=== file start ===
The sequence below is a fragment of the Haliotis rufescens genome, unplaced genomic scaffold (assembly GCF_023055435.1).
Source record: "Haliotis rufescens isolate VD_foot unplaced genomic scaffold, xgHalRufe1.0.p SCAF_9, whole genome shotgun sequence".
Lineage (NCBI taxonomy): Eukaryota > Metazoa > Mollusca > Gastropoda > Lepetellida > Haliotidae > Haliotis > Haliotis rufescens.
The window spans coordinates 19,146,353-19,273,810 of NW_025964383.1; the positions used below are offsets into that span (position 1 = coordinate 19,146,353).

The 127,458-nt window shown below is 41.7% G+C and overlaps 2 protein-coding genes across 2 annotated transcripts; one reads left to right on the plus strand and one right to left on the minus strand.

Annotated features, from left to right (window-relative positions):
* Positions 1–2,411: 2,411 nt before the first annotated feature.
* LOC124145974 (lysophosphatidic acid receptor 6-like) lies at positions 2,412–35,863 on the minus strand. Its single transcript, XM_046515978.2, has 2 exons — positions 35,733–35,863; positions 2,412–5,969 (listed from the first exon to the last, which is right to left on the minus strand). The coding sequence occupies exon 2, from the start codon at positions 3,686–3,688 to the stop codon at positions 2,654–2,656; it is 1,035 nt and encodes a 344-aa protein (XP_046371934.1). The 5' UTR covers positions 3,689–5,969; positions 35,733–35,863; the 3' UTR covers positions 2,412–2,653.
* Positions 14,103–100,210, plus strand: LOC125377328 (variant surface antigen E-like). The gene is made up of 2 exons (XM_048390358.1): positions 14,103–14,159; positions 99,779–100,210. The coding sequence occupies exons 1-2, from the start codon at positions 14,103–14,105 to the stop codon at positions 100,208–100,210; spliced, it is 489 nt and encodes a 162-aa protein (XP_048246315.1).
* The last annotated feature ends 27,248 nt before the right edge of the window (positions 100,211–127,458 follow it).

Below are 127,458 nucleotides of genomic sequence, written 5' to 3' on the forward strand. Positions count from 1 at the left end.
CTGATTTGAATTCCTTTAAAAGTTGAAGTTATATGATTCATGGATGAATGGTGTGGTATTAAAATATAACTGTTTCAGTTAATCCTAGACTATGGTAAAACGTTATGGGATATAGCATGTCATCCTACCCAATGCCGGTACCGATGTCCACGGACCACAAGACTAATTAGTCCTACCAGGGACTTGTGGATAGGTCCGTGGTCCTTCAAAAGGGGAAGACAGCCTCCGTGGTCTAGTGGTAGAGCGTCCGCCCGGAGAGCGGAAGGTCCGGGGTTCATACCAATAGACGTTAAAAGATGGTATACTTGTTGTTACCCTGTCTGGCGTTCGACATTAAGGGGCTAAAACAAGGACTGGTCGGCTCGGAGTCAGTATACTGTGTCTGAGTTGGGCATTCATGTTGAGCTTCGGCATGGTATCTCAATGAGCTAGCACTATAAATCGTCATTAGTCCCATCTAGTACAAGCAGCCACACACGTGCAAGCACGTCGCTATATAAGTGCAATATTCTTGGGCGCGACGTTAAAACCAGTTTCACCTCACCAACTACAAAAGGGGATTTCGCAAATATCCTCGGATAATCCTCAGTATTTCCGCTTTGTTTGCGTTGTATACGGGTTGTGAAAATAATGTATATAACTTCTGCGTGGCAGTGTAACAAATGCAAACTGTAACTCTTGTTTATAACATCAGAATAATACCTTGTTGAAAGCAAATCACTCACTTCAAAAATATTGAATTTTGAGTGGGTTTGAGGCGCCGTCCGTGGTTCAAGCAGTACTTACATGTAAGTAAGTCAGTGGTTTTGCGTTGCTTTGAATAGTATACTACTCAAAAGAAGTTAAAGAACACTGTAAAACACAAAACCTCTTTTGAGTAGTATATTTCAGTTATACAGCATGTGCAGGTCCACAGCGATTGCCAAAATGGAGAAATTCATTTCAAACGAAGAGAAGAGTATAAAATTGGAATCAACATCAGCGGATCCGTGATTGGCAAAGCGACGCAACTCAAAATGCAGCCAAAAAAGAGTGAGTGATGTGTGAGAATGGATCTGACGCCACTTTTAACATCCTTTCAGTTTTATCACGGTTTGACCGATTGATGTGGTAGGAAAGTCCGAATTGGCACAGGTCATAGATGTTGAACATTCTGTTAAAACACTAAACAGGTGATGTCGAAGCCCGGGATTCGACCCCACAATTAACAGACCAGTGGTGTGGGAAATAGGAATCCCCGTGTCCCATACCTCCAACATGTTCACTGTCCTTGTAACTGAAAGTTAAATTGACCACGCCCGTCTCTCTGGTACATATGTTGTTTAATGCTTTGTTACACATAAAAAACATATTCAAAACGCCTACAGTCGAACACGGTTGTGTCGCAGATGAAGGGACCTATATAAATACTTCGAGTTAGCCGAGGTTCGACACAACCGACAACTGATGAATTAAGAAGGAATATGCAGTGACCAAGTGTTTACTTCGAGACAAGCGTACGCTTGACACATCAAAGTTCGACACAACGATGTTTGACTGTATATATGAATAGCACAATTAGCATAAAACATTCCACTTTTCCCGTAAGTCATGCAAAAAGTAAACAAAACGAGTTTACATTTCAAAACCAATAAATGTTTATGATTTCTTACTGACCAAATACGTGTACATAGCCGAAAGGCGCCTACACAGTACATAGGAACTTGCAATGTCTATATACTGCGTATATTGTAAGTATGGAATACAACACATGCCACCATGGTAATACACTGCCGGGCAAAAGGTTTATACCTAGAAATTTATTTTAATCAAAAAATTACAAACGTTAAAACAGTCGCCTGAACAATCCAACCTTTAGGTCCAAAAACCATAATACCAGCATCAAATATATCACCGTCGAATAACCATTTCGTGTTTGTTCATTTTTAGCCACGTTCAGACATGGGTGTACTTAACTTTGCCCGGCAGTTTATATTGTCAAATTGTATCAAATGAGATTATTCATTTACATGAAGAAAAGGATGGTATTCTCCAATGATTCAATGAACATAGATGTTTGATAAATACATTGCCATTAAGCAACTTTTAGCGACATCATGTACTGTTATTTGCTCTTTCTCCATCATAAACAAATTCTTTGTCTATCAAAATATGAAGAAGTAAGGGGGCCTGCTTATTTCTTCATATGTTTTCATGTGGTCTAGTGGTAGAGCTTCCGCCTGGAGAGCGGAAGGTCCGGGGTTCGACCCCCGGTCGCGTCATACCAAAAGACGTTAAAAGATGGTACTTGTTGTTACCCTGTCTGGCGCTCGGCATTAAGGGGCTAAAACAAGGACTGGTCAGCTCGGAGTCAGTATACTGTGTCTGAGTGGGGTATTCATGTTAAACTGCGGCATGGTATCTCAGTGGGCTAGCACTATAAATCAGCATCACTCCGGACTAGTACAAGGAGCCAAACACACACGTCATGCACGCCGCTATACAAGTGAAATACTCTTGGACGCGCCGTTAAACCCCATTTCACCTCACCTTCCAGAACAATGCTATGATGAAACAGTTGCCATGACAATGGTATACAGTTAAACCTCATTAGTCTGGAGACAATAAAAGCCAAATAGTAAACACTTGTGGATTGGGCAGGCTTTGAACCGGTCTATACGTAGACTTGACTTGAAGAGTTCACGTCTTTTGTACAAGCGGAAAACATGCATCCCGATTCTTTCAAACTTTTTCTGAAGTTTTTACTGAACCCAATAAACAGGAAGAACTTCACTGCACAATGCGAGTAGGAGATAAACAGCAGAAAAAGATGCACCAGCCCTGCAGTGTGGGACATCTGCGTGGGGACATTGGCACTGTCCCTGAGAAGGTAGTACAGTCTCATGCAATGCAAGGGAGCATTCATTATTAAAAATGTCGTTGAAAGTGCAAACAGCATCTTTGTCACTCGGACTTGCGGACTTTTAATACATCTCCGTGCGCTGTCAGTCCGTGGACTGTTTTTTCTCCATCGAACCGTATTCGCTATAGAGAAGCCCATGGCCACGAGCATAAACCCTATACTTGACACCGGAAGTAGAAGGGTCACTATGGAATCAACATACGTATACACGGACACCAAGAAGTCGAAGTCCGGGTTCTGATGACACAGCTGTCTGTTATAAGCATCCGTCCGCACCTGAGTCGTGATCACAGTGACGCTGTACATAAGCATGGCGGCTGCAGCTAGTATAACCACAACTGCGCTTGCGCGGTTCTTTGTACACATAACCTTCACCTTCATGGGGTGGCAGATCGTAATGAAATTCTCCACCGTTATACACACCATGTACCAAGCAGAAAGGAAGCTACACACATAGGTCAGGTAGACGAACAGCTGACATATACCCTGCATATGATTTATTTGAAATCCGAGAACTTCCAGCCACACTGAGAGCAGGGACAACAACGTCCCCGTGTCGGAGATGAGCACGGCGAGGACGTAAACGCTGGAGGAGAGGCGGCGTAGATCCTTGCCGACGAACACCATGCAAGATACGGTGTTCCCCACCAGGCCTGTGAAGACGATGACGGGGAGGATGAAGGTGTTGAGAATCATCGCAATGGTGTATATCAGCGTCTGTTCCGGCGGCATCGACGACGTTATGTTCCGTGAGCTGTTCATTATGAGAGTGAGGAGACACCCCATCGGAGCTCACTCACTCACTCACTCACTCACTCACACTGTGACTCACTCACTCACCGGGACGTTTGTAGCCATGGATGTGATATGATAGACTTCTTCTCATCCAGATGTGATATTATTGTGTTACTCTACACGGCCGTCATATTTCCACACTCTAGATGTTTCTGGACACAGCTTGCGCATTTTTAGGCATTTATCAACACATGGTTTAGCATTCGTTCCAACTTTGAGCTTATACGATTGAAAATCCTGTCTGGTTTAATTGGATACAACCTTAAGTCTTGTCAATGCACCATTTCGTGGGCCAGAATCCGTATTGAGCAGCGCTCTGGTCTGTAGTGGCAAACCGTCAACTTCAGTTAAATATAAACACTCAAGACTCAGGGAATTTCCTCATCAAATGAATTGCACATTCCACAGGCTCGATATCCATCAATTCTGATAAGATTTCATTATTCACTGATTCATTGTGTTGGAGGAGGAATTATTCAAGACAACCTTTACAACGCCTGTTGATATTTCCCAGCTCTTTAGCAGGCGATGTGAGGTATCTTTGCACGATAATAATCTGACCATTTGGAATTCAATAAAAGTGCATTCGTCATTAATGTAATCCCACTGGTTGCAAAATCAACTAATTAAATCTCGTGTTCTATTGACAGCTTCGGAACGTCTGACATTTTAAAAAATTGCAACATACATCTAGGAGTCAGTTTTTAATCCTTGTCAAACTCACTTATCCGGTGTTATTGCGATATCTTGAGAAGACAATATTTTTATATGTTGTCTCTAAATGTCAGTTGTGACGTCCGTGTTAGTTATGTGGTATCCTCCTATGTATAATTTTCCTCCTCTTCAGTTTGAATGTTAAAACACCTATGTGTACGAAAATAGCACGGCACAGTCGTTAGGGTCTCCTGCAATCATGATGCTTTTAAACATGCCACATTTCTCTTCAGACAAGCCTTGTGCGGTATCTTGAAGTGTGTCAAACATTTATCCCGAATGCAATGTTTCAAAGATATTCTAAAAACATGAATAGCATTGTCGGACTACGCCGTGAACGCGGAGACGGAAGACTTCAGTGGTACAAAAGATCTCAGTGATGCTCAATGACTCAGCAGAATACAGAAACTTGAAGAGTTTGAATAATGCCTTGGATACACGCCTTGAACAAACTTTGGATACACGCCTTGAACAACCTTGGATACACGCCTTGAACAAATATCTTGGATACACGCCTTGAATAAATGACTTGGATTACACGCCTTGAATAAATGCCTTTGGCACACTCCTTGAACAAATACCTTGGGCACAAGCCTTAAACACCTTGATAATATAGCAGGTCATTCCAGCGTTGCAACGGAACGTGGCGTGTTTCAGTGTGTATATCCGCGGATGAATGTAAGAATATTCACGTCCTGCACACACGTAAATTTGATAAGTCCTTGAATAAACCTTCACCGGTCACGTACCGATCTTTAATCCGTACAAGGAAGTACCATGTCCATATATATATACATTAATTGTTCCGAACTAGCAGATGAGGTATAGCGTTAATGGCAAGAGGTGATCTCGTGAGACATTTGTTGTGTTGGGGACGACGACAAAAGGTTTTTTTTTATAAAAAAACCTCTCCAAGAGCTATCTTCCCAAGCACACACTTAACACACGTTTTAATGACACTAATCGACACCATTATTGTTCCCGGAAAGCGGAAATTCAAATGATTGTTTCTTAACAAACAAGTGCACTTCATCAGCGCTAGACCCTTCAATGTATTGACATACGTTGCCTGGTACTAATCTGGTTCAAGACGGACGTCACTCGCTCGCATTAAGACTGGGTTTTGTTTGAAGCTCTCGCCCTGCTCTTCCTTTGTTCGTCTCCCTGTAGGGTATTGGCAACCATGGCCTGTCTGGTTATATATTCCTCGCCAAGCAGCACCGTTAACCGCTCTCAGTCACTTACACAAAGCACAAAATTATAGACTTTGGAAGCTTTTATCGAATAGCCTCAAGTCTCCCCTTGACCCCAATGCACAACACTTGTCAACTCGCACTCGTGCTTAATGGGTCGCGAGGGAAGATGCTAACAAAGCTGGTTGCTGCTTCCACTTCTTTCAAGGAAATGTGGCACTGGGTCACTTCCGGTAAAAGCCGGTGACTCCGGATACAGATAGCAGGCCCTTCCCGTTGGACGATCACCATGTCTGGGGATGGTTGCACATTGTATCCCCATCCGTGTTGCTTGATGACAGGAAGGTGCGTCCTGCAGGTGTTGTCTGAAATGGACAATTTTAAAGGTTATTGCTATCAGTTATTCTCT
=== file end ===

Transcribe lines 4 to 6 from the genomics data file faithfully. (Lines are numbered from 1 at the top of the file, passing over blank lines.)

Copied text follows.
The window spans coordinates 19,146,353-19,273,810 of NW_025964383.1; the positions used below are offsets into that span (position 1 = coordinate 19,146,353).

The 127,458-nt window shown below is 41.7% G+C and overlaps 2 protein-coding genes across 2 annotated transcripts; one reads left to right on the plus strand and one right to left on the minus strand.

Annotated features, from left to right (window-relative positions):